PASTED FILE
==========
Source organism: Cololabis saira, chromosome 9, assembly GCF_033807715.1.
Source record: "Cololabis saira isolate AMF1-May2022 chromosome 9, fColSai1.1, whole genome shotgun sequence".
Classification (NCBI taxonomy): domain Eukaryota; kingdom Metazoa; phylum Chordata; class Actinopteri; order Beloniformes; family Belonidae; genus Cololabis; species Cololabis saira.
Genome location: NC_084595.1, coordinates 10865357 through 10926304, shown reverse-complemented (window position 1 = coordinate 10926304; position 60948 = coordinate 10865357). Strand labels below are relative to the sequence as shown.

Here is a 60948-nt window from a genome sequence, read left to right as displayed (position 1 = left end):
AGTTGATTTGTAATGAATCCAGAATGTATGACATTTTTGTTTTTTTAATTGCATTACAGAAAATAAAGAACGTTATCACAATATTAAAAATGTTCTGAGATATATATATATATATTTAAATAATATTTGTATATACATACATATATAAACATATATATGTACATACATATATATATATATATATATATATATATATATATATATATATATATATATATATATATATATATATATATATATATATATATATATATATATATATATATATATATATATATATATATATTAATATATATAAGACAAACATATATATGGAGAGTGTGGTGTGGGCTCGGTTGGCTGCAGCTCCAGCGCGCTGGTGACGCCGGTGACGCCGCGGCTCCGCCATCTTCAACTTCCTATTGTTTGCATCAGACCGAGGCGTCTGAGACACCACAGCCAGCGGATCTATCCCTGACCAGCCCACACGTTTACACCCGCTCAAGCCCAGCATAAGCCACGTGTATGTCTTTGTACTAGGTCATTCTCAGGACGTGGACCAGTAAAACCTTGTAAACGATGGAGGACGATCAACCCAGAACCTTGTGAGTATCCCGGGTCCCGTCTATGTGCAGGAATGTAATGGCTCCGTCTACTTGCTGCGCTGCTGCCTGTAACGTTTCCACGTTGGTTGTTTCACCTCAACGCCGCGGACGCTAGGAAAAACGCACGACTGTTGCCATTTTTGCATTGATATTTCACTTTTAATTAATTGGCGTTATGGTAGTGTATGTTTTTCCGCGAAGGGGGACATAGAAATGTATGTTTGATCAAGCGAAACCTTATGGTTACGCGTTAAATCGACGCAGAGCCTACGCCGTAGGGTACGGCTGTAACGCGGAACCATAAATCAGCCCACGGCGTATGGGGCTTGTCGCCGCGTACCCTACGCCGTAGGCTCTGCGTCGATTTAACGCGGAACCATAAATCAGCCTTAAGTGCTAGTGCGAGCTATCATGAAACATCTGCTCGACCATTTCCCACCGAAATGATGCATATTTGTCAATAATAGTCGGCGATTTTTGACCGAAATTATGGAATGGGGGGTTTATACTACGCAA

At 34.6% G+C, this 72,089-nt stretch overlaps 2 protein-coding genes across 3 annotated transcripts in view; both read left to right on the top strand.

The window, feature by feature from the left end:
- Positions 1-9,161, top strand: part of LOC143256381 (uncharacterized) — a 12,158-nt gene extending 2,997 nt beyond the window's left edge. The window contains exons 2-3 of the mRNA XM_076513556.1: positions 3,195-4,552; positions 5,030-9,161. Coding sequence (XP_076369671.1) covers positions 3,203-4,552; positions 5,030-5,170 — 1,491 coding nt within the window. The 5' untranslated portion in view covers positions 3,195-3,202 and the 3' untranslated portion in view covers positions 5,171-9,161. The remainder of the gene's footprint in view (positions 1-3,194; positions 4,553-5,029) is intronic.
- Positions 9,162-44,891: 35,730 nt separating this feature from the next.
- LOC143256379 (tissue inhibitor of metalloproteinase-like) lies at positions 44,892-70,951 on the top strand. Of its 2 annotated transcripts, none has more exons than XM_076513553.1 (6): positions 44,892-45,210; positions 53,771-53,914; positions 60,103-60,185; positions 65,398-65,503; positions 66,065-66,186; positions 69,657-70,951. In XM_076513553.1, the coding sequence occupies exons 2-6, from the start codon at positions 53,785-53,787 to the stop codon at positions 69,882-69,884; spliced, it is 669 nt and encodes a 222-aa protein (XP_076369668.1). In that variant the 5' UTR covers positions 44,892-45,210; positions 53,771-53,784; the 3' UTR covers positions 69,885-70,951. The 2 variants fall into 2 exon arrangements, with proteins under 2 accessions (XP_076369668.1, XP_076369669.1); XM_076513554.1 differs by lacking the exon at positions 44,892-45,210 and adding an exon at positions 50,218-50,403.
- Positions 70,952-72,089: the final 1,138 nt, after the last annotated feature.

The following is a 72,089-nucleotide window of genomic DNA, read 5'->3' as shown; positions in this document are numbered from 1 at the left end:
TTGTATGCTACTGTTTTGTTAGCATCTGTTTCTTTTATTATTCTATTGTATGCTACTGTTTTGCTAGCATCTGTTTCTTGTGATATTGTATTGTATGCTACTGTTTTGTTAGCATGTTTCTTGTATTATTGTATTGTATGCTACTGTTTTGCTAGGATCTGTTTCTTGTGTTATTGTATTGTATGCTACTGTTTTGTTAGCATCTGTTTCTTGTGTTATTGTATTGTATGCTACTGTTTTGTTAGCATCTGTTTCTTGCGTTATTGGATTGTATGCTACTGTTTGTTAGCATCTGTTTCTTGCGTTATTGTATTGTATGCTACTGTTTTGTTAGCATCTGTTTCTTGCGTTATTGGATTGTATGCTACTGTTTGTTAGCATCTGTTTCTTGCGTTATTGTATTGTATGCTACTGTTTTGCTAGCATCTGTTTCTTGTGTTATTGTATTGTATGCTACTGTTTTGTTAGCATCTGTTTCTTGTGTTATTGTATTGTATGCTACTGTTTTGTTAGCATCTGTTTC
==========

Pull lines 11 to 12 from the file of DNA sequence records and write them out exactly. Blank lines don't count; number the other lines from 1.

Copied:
- LOC143256379 (tissue inhibitor of metalloproteinase-like) lies at positions 44,892-70,951 on the top strand. Of its 2 annotated transcripts, none has more exons than XM_076513553.1 (6): positions 44,892-45,210; positions 53,771-53,914; positions 60,103-60,185; positions 65,398-65,503; positions 66,065-66,186; positions 69,657-70,951. In XM_076513553.1, the coding sequence occupies exons 2-6, from the start codon at positions 53,785-53,787 to the stop codon at positions 69,882-69,884; spliced, it is 669 nt and encodes a 222-aa protein (XP_076369668.1). In that variant the 5' UTR covers positions 44,892-45,210; positions 53,771-53,784; the 3' UTR covers positions 69,885-70,951. The 2 variants fall into 2 exon arrangements, with proteins under 2 accessions (XP_076369668.1, XP_076369669.1); XM_076513554.1 differs by lacking the exon at positions 44,892-45,210 and adding an exon at positions 50,218-50,403.
- Positions 70,952-72,089: the final 1,138 nt, after the last annotated feature.